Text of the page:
Last edited by Liza B.; 02-24-2012 at 07:45 PM.

  9. #19
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    @Liza

    Have you ever taken one of those seminars? I've taken several and that was after I received a degree from a top tier film program. I continue to take them on occasion. I'm not saying that everything I've learned has been helpful - some of it's been pure crap, but it doesn't hurt to have additional tools to add to your toolbox or different ways of looking at structure, character, etc. that can help you approach something in a fresh way - especially when you're stuck. Taking a class or seminar or reading a book about screenwriting (and there are many good ones) can accelerate the learning process. I know this because I've taught structure to novice writers.

    You sound like a snob who thinks if you don't know it innately then you have no talent, which is not necessarily the case. A number of writers I've worked with do have innate talent, but they didn't understand story, structure, character, how to show rather than tell and learning what they needed to know helped them channel their talent successfully. Reading scripts did not teach them that, nor did writing them. Ironically, I was a born storyteller, who could naturally develop conflict and story and structure, but studying the craft has made me a significantly better writer. I know many successful screenwriters who continue to learn and make a conscious and concerted effort to improve their writing in the areas they feel they are weak. Not by reading scripts, but by pursuing some sort of education - i.e. taking seminars - in fact the Writers Guild of America - you know that union for professional screenwriters offers such seminars to their members.

    As for the idea that using a paradigm of some sort leads to dull, color-by-numbers structuring - structure in itself cannot be dull - it's what you do within the structure that will or will not be fresh and fabulous.

    I don't think everybody needs to take classes or follow McKee's template, but using some sort of structure template to help you build a foundation, does NOT stifle creativity. Actually my experience is that it just does the opposite, it can unleash creativity because you don't have to focus on building the parameters, you are free to play and create within them.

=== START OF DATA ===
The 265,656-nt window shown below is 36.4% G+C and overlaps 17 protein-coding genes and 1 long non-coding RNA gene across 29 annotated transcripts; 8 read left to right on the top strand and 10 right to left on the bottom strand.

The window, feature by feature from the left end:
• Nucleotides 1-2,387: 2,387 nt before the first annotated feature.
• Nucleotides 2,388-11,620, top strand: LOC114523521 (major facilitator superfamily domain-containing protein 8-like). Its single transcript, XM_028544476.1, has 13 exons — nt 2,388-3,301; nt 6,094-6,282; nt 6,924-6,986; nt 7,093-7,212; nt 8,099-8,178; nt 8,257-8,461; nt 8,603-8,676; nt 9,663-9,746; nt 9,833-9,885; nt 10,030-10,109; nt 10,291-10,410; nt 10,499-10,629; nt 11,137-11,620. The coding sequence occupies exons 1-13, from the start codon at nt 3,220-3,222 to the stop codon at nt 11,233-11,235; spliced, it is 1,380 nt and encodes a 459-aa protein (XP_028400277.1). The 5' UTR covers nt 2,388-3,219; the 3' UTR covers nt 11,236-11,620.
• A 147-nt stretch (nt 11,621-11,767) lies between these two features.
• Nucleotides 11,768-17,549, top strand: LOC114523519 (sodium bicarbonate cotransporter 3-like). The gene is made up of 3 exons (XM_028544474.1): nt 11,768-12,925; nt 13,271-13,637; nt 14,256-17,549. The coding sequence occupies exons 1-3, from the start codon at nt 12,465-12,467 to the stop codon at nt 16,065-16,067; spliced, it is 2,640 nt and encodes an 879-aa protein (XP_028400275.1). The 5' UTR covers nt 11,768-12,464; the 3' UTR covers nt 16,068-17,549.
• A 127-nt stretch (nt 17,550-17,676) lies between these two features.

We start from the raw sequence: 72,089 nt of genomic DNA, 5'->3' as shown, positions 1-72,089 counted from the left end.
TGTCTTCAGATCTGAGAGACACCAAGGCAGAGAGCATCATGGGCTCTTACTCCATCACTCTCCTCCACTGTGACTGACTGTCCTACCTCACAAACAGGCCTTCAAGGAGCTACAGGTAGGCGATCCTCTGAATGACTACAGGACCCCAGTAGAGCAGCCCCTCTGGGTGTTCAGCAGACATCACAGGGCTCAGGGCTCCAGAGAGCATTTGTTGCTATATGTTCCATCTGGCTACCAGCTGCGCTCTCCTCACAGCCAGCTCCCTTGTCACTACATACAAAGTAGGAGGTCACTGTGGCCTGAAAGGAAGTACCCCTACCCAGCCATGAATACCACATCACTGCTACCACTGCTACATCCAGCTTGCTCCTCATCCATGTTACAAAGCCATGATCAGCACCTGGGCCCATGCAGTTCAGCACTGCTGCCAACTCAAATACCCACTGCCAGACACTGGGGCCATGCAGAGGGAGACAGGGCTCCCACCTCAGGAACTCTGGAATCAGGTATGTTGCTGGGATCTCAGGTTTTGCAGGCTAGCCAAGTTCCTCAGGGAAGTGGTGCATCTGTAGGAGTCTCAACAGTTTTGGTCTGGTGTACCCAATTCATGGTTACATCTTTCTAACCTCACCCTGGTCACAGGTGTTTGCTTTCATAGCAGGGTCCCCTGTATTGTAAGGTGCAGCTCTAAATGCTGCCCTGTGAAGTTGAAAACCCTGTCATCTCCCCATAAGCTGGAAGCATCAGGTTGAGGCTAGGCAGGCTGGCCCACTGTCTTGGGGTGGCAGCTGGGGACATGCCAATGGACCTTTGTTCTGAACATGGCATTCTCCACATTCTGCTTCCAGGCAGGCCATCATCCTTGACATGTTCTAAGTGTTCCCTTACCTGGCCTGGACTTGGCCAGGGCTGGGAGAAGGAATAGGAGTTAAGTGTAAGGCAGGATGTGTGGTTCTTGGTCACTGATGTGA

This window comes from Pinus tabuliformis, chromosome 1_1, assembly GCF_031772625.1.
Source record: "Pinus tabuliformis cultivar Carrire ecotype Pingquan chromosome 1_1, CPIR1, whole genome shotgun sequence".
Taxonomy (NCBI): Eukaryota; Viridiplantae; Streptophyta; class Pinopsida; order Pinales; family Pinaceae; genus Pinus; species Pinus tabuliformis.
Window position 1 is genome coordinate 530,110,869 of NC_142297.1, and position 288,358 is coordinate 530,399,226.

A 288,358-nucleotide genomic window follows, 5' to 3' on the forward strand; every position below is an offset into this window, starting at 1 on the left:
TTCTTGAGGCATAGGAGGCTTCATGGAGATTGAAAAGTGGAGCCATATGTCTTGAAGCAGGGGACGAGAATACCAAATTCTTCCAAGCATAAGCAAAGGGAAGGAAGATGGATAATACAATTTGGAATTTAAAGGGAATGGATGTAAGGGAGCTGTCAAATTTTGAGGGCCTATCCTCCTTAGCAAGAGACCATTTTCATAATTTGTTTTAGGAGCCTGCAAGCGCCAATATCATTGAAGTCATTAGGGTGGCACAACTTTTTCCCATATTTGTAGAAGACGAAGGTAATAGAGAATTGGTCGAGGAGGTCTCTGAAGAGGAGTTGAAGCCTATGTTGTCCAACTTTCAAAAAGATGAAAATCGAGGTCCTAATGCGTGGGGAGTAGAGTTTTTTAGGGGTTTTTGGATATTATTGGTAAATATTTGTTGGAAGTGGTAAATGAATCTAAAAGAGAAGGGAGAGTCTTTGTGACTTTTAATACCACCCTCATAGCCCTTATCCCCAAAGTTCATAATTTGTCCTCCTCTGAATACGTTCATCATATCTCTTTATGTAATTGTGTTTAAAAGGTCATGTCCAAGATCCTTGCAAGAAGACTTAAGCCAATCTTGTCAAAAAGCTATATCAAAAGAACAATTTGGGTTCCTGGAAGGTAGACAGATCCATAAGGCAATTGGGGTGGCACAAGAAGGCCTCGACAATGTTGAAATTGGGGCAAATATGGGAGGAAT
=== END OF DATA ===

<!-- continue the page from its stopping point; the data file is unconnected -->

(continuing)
@ leslee,

    I found your post to be incomplete. I gave what i felt was a more complete answer to what some of the differences are because I thought it would be more helpful to the original poster, not because I wanted to attack you. Sorry if you felt attacked. Not my intention.

    And while I'm not seeking to be the reigning authority on anything here or anywhere else I do think I may very well have a better understanding of what is helpful to other writers because I not only have my own experiences as a professional screenwriter - now with more than a 1/2 dozen paid assignments under my belt, but I've also worked with hundreds of other writers as a writing coach, script consultant and development executive. I've worked with complete novices as well as successful professionals. I don't give information based solely on my experiences as a writer, but what I've seen from working with all these other writers.

    Everybody is different and each person's experience and creative process is different, but when you've worked with as many writers as I have, you discover patterns and similarities and get a sense of where a majority of writers need help or lack understanding and learn what things are more helpful than others to more writers. And what I've seen is that most writers need more than just reading scripts to truly comprehend the craft. Not all, but most.

    I'm not suggesting that either of you take a seminar or class or read a book or anything like that. But I am suggesting that the original poster may want to consider it.

  10. #20
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    Like I said.